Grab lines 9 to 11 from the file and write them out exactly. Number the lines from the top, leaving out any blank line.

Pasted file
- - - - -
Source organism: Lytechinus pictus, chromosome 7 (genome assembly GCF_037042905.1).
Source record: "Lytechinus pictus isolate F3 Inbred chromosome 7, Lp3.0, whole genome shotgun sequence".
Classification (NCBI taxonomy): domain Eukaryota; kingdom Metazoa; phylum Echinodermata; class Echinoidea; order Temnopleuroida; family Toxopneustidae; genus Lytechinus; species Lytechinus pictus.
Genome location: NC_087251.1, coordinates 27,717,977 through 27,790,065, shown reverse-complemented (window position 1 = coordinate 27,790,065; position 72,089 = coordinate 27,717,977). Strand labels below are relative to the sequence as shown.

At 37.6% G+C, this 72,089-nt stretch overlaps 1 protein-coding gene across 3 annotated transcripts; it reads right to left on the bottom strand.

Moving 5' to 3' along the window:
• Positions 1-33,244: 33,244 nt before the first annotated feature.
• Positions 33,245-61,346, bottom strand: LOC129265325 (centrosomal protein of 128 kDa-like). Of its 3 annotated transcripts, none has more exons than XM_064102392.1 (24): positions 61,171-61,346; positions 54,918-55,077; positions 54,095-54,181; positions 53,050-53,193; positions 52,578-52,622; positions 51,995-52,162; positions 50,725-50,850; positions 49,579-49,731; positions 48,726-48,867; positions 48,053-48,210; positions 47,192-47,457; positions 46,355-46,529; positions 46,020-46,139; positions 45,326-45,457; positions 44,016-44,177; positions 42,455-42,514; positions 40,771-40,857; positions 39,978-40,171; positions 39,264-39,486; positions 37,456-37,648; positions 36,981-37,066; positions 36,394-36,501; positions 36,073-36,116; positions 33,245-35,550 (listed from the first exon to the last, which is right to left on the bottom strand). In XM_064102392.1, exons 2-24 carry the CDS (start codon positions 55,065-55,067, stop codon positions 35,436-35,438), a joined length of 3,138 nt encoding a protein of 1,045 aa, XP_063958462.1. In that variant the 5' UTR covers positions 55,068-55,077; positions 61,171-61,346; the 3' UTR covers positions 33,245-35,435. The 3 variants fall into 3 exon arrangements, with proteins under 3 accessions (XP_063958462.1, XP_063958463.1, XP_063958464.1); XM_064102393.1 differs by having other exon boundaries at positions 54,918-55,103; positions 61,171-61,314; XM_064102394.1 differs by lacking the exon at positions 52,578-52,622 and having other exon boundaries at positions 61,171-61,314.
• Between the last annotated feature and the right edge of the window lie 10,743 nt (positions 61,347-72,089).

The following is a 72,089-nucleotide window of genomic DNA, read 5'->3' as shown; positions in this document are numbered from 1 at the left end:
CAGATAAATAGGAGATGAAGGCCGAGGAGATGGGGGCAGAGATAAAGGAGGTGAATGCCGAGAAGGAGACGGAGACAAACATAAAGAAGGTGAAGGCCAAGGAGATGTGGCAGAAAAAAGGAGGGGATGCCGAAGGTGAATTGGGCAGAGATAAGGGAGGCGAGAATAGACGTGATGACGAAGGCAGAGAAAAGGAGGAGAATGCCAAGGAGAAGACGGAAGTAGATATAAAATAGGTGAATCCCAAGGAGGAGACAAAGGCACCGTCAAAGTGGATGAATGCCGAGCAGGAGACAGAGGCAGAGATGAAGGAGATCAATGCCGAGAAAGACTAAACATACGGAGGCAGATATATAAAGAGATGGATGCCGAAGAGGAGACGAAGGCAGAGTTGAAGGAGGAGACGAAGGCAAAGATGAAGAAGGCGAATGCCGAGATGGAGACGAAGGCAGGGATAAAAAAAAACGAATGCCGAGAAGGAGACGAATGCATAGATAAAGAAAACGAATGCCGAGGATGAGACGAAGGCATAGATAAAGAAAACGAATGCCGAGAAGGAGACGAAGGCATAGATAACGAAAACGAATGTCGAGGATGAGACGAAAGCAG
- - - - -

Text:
• Between the last annotated feature and the right edge of the window lie 10,743 nt (positions 61,347-72,089).

The following is a 72,089-nucleotide window of genomic DNA, read 5'->3' as shown; positions in this document are numbered from 1 at the left end:
CAGATAAATAGGAGATGAAGGCCGAGGAGATGGGGGCAGAGATAAAGGAGGTGAATGCCGAGAAGGAGACGGAGACAAACATAAAGAAGGTGAAGGCCAAGGAGATGTGGCAGAAAAAAGGAGGGGATGCCGAAGGTGAATTGGGCAGAGATAAGGGAGGCGAGAATAGACGTGATGACGAAGGCAGAGAAAAGGAGGAGAATGCCAAGGAGAAGACGGAAGTAGATATAAAATAGGTGAATCCCAAGGAGGAGACAAAGGCACCGTCAAAGTGGATGAATGCCGAGCAGGAGACAGAGGCAGAGATGAAGGAGATCAATGCCGAGAAAGACTAAACATACGGAGGCAGATATATAAAGAGATGGATGCCGAAGAGGAGACGAAGGCAGAGTTGAAGGAGGAGACGAAGGCAAAGATGAAGAAGGCGAATGCCGAGATGGAGACGAAGGCAGGGATAAAAAAAAACGAATGCCGAGAAGGAGACGAATGCATAGATAAAGAAAACGAATGCCGAGGATGAGACGAAGGCATAGATAAAGAAAACGAATGCCGAGAAGGAGACGAAGGCATAGATAACGAAAACGAATGTCGAGGATGAGACGAAAGCAG